India’s Wushu Warrior Girl

A Muslim schoolgirl fights prejudice and patriarchy with every punch.

Muslim schoolgirl Fareeha dreams of becoming a martial arts champion.

Her school started teaching the Chinese martial art, wushu, because of growing concerns about violence against women in India. 

Now, after qualifying for an Indian national tournament, Fareeha has her goal firmly in sight.

But her mother decides she can’t go. While OK with Fareeha learning combat for self-defence, she’s strongly against her 14-year-old daughter showing off her moves in public.

Witness follows Fareeha as she challenges her family’s traditional values to fight not only for the title, but for her independence.


By Jayisha Patel

When I first met Fareeha, I was struck by her vivacious personality. Covered head to toe in a dupatta and accompanying hijab, she was anxiously awaiting her turn to fight her opponent in her wushu self-defense class at school. As soon as it was her turn, she flung her glasses across the floor as she positioned herself to box against her opponent. In that moment, nothing else seemed to matter to her, not least her appearance. She just wanted to win the fight.

It is that sprit and her ability to challenge stereotypes that drew me to her story. Fareeha comes from a conservative Muslim community in the southern Indian city of Hyderabad where traditional gender roles still exist, with women mainly being in the home. Her Muslim faith-based school, nestled in the midst of this traditional community, subscribes to progressive attitudes towards women. The teachers at the school would make it a point to inspire their female pupils during their morning assembly and let them know that their education and career were just as important as those of their male counterparts. The school also introduced wushu solely to their female pupils so as to increase their confidence and also so that they could learn to defend themselves against the violence towards women in the country.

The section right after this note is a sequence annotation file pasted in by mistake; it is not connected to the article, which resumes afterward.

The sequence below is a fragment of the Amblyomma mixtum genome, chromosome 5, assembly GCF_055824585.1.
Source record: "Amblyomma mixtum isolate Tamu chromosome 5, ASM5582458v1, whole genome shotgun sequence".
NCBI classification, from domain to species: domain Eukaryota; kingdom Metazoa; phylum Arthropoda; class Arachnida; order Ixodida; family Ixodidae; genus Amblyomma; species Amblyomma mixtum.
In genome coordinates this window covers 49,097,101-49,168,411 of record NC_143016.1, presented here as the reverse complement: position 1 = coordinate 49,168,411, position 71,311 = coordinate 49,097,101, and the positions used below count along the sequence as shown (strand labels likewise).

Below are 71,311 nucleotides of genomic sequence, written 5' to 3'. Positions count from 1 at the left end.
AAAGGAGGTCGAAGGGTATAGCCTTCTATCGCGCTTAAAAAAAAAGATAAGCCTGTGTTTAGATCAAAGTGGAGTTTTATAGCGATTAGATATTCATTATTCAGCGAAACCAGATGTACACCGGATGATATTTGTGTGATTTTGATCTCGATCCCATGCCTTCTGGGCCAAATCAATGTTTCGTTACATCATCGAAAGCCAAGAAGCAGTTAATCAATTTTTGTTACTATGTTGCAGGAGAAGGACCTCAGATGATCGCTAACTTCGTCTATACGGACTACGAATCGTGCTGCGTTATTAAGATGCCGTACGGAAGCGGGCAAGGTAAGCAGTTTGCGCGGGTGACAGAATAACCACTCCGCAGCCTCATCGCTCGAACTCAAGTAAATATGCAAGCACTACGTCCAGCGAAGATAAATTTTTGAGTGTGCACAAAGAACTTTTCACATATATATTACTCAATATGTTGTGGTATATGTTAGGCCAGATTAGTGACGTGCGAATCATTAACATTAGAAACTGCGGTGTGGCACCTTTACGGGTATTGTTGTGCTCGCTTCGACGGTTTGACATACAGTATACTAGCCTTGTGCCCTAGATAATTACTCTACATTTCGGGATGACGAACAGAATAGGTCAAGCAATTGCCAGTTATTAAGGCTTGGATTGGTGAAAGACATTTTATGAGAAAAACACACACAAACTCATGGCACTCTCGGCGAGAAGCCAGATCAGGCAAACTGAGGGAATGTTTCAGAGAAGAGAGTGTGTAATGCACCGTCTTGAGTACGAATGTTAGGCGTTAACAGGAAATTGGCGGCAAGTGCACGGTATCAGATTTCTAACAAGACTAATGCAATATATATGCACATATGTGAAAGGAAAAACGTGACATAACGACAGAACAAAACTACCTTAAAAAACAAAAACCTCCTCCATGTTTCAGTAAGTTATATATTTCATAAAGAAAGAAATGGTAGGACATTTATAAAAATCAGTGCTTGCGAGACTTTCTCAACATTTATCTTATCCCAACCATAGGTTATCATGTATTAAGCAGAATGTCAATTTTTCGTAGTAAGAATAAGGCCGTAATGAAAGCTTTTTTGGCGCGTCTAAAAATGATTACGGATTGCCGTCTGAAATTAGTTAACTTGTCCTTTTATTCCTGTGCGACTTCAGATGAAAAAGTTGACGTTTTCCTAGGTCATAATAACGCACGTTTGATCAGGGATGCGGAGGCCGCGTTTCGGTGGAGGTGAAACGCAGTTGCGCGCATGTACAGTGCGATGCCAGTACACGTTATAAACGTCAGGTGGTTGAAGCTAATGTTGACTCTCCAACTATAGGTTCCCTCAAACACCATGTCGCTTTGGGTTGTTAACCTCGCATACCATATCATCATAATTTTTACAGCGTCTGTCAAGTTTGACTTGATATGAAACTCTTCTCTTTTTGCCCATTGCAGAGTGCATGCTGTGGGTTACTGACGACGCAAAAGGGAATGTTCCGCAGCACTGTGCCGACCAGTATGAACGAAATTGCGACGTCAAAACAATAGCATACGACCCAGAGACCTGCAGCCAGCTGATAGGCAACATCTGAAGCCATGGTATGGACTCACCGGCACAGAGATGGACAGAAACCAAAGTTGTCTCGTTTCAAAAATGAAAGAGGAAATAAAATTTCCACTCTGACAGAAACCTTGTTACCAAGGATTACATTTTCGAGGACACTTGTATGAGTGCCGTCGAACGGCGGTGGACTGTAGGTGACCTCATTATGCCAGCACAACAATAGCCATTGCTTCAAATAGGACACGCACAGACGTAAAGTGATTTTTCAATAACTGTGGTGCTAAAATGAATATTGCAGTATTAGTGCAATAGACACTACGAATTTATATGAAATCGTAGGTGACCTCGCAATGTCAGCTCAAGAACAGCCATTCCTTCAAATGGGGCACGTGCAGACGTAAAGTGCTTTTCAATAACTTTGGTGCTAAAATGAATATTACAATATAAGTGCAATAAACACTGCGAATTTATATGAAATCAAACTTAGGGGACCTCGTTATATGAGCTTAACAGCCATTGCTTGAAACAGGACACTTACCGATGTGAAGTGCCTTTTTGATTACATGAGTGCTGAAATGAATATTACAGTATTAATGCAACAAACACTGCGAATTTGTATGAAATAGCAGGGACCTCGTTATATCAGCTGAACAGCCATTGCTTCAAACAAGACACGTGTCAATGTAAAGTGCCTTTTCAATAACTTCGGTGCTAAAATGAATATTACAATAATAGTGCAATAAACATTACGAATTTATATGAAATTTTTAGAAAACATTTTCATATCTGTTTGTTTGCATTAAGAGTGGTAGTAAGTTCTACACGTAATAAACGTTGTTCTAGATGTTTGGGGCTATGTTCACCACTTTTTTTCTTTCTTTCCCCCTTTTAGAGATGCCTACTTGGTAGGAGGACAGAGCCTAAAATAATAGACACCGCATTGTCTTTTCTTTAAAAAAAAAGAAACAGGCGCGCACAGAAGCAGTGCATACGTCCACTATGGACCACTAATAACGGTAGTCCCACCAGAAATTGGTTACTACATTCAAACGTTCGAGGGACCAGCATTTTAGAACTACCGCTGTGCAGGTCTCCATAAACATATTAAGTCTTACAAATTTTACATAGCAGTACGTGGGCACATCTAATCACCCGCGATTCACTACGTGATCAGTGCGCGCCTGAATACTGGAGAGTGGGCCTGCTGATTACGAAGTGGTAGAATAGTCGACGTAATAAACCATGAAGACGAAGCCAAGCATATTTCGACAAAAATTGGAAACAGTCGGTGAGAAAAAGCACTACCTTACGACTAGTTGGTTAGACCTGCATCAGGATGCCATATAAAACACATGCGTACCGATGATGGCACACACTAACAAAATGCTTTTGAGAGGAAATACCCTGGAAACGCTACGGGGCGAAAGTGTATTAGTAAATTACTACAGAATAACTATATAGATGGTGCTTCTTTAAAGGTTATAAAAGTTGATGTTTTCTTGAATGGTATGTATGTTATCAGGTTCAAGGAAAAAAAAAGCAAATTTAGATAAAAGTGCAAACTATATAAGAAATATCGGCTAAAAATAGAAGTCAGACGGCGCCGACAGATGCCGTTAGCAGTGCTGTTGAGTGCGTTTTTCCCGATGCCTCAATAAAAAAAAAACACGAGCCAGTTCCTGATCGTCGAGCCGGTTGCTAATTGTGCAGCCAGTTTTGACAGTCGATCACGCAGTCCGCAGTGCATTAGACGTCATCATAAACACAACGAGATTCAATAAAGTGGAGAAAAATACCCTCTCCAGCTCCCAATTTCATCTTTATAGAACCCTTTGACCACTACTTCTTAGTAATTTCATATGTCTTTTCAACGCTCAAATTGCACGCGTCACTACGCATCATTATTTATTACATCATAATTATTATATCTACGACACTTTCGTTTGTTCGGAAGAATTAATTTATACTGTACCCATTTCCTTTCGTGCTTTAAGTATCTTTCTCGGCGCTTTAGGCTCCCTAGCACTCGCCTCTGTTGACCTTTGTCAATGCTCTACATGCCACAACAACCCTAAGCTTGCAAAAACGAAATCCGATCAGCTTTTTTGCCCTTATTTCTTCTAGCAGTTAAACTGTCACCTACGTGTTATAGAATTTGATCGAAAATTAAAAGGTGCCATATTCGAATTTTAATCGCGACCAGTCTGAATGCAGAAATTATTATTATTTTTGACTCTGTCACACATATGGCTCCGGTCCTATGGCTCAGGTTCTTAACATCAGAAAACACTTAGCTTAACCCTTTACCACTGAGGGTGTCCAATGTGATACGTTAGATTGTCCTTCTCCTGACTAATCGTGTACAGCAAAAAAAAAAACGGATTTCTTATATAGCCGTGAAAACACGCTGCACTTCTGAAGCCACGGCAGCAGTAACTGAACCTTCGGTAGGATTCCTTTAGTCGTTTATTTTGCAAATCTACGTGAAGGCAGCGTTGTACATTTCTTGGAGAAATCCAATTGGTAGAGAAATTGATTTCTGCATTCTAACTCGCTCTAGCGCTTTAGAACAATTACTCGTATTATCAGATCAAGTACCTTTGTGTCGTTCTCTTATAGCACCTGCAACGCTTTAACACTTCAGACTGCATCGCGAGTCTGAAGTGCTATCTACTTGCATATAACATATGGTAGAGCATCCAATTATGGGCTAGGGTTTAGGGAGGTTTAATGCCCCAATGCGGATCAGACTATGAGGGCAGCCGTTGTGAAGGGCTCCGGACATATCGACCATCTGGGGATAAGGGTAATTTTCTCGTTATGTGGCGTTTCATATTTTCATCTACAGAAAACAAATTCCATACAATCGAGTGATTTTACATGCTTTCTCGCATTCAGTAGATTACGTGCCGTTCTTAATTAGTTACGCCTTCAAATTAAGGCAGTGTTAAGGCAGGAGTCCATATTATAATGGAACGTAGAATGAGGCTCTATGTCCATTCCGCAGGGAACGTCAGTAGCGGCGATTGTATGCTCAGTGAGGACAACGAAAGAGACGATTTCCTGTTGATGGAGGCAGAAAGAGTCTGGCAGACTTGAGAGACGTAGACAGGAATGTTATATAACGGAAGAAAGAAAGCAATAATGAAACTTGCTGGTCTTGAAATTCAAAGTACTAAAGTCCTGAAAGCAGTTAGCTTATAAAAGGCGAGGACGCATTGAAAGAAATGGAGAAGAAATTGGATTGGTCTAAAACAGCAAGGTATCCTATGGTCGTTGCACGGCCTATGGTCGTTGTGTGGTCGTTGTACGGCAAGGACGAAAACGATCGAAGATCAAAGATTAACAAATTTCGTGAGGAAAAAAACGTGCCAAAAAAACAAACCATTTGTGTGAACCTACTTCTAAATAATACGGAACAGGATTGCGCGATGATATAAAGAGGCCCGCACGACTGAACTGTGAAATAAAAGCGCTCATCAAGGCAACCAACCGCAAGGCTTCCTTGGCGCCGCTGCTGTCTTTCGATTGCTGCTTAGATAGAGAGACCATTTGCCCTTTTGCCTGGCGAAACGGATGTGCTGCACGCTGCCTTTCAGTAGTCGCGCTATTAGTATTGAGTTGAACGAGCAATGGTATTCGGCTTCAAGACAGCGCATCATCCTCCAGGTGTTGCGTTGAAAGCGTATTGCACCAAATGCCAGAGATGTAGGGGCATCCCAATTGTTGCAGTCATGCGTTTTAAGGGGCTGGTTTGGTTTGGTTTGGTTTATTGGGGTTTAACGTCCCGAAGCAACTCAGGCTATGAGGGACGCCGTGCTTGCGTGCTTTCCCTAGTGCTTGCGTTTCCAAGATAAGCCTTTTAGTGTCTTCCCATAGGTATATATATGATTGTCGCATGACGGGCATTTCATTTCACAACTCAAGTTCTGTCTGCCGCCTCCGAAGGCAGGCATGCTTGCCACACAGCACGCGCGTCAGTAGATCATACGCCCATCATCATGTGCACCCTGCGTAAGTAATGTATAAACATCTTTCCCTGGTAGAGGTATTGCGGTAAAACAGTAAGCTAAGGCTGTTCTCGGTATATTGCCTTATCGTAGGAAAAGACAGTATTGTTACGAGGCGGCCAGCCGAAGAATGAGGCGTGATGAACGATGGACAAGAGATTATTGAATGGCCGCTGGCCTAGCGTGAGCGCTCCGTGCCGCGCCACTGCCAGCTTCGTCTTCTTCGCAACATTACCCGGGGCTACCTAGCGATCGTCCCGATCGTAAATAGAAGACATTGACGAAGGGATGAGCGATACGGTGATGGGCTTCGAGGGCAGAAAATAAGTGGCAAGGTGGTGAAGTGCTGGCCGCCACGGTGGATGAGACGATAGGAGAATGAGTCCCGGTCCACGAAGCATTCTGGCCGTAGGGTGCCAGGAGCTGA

Having spent time in the community, I could definitely sense that there was a fear for girls’ safety. On occasions I heard Fareeha’s neighbours talk about cases of violence within the community and there were regular television reports about cases of sexual harassment across the country. This created a situation in which families within the community would not allow their daughters to venture out alone, in part to safeguard them against any potential violence. This also curtails their freedom and independence, however, and to an extent accentuates the stereotypical gender roles within the community. Thus, places such as Fareeha’s school really stood out for me, as they were not only trying to find a solution to the rising violence against women, but also doing it in a way so as to maintain their pupils’ freedom.

Perhaps the most interesting part of following Fareeha’s journey was the inspiring male figures in her life. Her head teacher, Sajid Sir, is a staunch advocate for women’s rights and it was his idea to introduce wushu to the school ten years ago. Likewise, Fareeha’s father is perhaps her greatest supporter. While the rest of her family, including her mother, did not feel that such an art form was suitable for girls like Fareeha, it was her father who helped fight for her to continue doing the sport. It was heartwarming to see their close relationship and the sacrifices he had made to allow his daughter to follow her dreams, in spite of opposition from his own family and, at times, from the wider community.

Although the film centres on Fareeha’s fight to attend and attempt to win the national championships, at the heart of it lies a coming of age tale of a young women trying to challenge conservative traditions to gain her independence and her own identity.